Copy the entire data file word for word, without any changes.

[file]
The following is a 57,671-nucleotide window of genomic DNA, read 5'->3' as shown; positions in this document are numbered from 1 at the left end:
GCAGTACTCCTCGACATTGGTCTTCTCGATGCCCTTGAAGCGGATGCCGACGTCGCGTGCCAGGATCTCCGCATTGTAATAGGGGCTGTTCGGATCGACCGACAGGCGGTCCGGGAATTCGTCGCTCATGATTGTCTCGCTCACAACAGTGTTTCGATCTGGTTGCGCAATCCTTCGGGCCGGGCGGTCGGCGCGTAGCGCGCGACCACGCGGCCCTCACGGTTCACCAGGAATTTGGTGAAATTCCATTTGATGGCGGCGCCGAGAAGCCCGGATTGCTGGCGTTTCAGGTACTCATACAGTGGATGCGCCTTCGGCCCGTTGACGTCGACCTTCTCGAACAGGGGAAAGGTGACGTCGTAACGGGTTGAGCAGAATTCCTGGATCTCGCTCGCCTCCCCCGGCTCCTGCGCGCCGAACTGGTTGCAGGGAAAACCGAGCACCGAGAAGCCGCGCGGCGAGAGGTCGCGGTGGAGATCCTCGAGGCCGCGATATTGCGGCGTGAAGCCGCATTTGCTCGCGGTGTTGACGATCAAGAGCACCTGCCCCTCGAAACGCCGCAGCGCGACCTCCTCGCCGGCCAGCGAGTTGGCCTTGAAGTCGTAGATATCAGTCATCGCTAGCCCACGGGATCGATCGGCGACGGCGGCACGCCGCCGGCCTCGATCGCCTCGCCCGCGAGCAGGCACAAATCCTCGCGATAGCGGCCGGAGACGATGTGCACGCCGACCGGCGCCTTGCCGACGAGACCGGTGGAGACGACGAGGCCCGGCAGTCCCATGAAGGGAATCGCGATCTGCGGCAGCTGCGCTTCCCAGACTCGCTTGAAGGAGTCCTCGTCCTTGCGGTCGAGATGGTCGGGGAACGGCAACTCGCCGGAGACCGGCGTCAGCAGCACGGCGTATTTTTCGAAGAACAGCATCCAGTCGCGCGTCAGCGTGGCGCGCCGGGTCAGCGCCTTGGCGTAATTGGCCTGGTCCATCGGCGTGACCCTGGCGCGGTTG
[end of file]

The following is a 57,671-nucleotide window of genomic DNA, read 5'->3' as shown; positions in this document are numbered from 1 at the left end:
GCAGTACTCCTCGACATTGGTCTTCTCGATGCCCTTGAAGCGGATGCCGACGTCGCGTGCCAGGATCTCCGCATTGTAATAGGGGCTGTTCGGATCGACCGACAGGCGGTCCGGGAATTCGTCGCTCATGATTGTCTCGCTCACAACAGTGTTTCGATCTGGTTGCGCAATCCTTCGGGCCGGGCGGTCGGCGCGTAGCGCGCGACCACGCGGCCCTCACGGTTCACCAGGAATTTGGTGAAATTCCATTTGATGGCGGCGCCGAGAAGCCCGGATTGCTGGCGTTTCAGGTACTCATACAGTGGATGCGCCTTCGGCCCGTTGACGTCGACCTTCTCGAACAGGGGAAAGGTGACGTCGTAACGGGTTGAGCAGAATTCCTGGATCTCGCTCGCCTCCCCCGGCTCCTGCGCGCCGAACTGGTTGCAGGGAAAACCGAGCACCGAGAAGCCGCGCGGCGAGAGGTCGCGGTGGAGATCCTCGAGGCCGCGATATTGCGGCGTGAAGCCGCATTTGCTCGCGGTGTTGACGATCAAGAGCACCTGCCCCTCGAAACGCCGCAGCGCGACCTCCTCGCCGGCCAGCGAGTTGGCCTTGAAGTCGTAGATATCAGTCATCGCTAGCCCACGGGATCGATCGGCGACGGCGGCACGCCGCCGGCCTCGATCGCCTCGCCCGCGAGCAGGCACAAATCCTCGCGATAGCGGCCGGAGACGATGTGCACGCCGACCGGCGCCTTGCCGACGAGACCGGTGGAGACGACGAGGCCCGGCAGTCCCATGAAGGGAATCGCGATCTGCGGCAGCTGCGCTTCCCAGACTCGCTTGAAGGAGTCCTCGTCCTTGCGGTCGAGATGGTCGGGGAACGGCAACTCGCCGGAGACCGGCGTCAGCAGCACGGCGTATTTTTCGAAGAACAGCATCCAGTCGCGCGTCAGCGTGGCGCGCCGGGTCAGCGCCTTGGCGTAATTGGCCTGGTCCATCGGCGTGACCCTGGCGCGGTTG